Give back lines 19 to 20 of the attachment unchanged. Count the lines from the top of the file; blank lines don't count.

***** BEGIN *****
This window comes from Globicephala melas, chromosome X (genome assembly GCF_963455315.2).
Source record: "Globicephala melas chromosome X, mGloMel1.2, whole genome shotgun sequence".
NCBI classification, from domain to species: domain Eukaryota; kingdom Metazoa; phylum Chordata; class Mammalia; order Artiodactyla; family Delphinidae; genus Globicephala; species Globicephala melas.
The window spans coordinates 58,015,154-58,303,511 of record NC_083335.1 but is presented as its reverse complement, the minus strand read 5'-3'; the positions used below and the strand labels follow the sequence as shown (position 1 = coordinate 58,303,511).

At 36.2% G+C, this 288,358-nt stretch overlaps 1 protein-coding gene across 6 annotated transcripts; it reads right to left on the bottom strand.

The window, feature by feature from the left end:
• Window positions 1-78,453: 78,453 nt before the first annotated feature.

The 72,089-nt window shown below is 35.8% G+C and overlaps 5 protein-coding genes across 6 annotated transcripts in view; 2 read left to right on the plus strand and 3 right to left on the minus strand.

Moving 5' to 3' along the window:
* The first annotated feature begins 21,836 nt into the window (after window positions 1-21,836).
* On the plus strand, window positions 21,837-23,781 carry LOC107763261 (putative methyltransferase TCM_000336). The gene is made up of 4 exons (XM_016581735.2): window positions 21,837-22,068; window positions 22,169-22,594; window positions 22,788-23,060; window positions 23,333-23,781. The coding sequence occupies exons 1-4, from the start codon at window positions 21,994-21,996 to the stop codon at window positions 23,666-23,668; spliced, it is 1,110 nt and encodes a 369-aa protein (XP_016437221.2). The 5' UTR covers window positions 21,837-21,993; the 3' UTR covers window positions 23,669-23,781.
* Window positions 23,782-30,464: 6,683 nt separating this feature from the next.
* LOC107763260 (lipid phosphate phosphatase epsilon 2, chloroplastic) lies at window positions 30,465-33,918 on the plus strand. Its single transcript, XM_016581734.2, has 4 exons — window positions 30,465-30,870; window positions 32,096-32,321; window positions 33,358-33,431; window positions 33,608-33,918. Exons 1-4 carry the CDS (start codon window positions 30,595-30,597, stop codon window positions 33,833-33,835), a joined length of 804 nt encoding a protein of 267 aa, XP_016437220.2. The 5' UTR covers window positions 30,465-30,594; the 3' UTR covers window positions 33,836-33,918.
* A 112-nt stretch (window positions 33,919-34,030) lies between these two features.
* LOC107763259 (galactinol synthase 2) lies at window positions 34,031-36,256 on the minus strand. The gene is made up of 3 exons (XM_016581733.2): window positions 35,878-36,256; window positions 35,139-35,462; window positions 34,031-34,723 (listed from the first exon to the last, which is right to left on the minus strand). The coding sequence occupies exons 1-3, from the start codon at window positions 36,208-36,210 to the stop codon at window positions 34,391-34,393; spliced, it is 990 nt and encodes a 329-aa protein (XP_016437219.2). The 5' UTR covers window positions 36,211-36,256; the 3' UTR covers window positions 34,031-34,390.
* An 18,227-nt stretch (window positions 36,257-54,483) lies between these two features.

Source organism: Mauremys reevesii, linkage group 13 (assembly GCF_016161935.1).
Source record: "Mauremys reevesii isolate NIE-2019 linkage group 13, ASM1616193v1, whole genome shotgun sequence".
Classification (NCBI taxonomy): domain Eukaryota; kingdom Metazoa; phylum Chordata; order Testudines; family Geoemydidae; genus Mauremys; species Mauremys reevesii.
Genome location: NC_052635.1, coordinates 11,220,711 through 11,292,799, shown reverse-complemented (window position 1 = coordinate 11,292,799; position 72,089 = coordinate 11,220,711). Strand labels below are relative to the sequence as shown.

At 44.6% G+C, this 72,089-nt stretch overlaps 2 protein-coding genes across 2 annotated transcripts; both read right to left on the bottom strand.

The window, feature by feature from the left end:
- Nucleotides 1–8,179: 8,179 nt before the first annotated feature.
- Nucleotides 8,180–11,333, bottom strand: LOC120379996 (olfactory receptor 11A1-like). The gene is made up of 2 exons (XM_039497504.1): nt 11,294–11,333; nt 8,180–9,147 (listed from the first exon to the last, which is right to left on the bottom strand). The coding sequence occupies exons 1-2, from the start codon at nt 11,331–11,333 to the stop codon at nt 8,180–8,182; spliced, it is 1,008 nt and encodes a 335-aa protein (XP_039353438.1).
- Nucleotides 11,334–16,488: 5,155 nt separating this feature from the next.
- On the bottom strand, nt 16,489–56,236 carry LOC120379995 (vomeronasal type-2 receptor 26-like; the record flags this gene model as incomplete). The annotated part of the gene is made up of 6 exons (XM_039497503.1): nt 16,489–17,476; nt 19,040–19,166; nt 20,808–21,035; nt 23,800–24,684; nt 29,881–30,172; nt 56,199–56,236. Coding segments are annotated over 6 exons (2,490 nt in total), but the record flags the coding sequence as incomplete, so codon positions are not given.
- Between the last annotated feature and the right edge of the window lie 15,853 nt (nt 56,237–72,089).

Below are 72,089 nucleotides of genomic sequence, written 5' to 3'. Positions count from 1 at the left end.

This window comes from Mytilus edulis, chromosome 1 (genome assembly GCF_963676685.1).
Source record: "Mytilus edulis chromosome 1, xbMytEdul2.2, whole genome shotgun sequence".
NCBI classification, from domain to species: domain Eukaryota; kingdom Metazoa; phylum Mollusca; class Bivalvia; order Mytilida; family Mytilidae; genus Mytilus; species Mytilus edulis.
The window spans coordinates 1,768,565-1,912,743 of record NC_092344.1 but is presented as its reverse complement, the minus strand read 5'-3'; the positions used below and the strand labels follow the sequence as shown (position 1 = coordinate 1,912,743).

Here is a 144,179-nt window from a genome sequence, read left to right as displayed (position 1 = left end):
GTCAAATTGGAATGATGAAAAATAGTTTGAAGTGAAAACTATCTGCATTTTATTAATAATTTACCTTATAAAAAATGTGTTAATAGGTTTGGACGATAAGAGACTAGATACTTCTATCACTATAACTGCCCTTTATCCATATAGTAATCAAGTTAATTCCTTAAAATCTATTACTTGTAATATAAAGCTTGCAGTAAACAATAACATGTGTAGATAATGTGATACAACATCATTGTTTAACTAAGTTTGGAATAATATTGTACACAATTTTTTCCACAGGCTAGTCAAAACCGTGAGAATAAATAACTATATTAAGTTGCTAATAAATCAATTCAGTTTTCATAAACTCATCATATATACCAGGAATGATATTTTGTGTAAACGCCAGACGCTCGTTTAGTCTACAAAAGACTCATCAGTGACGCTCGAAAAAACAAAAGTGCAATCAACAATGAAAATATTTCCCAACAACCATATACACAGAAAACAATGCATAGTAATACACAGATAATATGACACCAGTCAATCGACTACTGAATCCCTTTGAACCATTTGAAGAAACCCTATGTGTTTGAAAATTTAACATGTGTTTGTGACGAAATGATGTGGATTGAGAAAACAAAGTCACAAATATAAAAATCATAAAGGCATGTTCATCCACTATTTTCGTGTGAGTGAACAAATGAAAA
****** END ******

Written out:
Classification (NCBI taxonomy): domain Eukaryota; kingdom Metazoa; phylum Chordata; order Testudines; family Geoemydidae; genus Mauremys; species Mauremys reevesii.
Genome location: NC_052635.1, coordinates 11,220,711 through 11,292,799, shown reverse-complemented (window position 1 = coordinate 11,292,799; position 72,089 = coordinate 11,220,711). Strand labels below are relative to the sequence as shown.